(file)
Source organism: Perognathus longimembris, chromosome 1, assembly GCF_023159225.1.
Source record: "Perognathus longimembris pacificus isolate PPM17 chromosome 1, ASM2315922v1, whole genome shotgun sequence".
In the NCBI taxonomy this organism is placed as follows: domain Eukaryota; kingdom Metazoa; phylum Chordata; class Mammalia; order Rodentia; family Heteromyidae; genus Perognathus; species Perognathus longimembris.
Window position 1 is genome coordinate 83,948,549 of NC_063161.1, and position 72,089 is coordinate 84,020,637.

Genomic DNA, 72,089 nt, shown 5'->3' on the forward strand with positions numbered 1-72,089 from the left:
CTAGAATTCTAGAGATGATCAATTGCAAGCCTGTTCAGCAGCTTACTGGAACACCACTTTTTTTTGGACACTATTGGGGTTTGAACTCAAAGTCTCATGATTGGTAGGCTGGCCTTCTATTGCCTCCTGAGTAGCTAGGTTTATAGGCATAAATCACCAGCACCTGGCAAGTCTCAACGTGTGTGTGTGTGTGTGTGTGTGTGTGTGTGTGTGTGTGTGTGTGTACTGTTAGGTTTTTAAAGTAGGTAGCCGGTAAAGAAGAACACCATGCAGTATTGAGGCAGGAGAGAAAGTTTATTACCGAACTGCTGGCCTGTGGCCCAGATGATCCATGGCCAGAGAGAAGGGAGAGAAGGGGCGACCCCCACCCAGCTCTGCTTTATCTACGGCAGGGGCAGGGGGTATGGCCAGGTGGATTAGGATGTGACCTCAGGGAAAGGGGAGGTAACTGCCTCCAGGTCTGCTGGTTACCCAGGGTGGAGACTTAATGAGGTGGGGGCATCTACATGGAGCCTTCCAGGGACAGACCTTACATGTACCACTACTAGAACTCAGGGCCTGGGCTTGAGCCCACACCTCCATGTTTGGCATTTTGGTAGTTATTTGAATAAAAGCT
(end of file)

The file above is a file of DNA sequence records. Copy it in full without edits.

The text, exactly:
Source organism: Perognathus longimembris, chromosome 1, assembly GCF_023159225.1.
Source record: "Perognathus longimembris pacificus isolate PPM17 chromosome 1, ASM2315922v1, whole genome shotgun sequence".
In the NCBI taxonomy this organism is placed as follows: domain Eukaryota; kingdom Metazoa; phylum Chordata; class Mammalia; order Rodentia; family Heteromyidae; genus Perognathus; species Perognathus longimembris.
Window position 1 is genome coordinate 83,948,549 of NC_063161.1, and position 72,089 is coordinate 84,020,637.

Genomic DNA, 72,089 nt, shown 5'->3' on the forward strand with positions numbered 1-72,089 from the left:
CTAGAATTCTAGAGATGATCAATTGCAAGCCTGTTCAGCAGCTTACTGGAACACCACTTTTTTTTGGACACTATTGGGGTTTGAACTCAAAGTCTCATGATTGGTAGGCTGGCCTTCTATTGCCTCCTGAGTAGCTAGGTTTATAGGCATAAATCACCAGCACCTGGCAAGTCTCAACGTGTGTGTGTGTGTGTGTGTGTGTGTGTGTGTGTGTGTGTGTGTGTACTGTTAGGTTTTTAAAGTAGGTAGCCGGTAAAGAAGAACACCATGCAGTATTGAGGCAGGAGAGAAAGTTTATTACCGAACTGCTGGCCTGTGGCCCAGATGATCCATGGCCAGAGAGAAGGGAGAGAAGGGGCGACCCCCACCCAGCTCTGCTTTATCTACGGCAGGGGCAGGGGGTATGGCCAGGTGGATTAGGATGTGACCTCAGGGAAAGGGGAGGTAACTGCCTCCAGGTCTGCTGGTTACCCAGGGTGGAGACTTAATGAGGTGGGGGCATCTACATGGAGCCTTCCAGGGACAGACCTTACATGTACCACTACTAGAACTCAGGGCCTGGGCTTGAGCCCACACCTCCATGTTTGGCATTTTGGTAGTTATTTGAATAAAAGCT